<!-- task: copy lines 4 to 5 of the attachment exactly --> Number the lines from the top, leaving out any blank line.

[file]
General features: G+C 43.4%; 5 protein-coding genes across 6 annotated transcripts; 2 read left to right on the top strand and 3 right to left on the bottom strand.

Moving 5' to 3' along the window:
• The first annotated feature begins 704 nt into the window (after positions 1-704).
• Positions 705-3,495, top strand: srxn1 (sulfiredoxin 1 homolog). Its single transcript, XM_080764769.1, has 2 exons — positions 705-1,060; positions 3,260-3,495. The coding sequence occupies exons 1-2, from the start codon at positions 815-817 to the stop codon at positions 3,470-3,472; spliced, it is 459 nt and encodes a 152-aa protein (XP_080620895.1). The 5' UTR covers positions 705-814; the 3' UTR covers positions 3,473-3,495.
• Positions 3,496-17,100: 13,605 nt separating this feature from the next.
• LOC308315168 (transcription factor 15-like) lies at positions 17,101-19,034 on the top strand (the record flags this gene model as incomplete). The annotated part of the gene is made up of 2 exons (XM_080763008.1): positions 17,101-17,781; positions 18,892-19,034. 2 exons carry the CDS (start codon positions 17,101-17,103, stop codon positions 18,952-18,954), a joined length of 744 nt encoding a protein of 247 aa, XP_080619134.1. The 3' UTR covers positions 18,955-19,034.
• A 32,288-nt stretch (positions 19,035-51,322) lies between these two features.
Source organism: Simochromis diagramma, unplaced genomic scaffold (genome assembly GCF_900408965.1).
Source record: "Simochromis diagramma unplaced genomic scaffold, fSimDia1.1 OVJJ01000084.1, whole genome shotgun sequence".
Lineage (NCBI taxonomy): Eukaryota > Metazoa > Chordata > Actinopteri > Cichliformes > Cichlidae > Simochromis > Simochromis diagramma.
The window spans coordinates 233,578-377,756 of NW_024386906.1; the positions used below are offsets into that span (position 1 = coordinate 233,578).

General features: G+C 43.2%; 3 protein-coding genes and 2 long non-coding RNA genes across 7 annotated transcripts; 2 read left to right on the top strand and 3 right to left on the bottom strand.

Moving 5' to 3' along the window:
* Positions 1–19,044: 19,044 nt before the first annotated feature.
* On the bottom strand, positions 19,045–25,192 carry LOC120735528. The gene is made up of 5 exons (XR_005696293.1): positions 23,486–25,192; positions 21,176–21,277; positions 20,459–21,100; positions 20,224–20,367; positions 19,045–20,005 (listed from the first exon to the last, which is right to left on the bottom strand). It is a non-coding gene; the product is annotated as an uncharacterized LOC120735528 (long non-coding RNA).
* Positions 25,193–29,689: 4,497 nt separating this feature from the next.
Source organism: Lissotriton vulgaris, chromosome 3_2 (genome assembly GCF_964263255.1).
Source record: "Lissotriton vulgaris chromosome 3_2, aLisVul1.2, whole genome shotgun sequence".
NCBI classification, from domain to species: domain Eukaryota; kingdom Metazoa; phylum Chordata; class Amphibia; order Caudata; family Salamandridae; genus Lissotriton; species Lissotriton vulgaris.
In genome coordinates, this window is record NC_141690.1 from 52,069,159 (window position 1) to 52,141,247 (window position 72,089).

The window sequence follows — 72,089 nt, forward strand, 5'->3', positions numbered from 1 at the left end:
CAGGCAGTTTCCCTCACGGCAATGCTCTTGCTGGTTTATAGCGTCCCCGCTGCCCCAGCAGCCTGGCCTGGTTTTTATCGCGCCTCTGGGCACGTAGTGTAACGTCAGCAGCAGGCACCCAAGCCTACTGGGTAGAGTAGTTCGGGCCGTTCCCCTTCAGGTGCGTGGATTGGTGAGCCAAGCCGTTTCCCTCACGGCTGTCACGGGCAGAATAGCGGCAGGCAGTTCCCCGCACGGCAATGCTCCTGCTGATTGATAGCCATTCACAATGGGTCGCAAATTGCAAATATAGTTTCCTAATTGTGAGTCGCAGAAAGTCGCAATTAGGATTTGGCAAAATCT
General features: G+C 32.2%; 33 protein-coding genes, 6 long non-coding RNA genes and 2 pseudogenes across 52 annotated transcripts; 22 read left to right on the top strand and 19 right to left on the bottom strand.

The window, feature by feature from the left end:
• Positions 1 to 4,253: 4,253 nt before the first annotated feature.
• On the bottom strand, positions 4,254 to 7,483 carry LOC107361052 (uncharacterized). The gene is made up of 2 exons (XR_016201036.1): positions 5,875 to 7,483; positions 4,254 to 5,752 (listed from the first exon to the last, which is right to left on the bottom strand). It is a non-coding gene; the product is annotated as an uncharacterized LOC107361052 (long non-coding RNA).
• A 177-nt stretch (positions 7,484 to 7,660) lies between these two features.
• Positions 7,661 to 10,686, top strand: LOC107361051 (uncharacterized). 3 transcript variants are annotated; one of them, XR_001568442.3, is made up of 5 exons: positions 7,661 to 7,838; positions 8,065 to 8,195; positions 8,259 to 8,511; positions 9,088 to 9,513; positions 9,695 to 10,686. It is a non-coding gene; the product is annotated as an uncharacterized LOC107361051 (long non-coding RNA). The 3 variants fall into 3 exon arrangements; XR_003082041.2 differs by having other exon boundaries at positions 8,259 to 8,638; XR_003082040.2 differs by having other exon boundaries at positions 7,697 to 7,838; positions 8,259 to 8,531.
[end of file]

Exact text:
• Positions 705-3,495, top strand: srxn1 (sulfiredoxin 1 homolog). Its single transcript, XM_080764769.1, has 2 exons — positions 705-1,060; positions 3,260-3,495. The coding sequence occupies exons 1-2, from the start codon at positions 815-817 to the stop codon at positions 3,470-3,472; spliced, it is 459 nt and encodes a 152-aa protein (XP_080620895.1). The 5' UTR covers positions 705-814; the 3' UTR covers positions 3,473-3,495.
• Positions 3,496-17,100: 13,605 nt separating this feature from the next.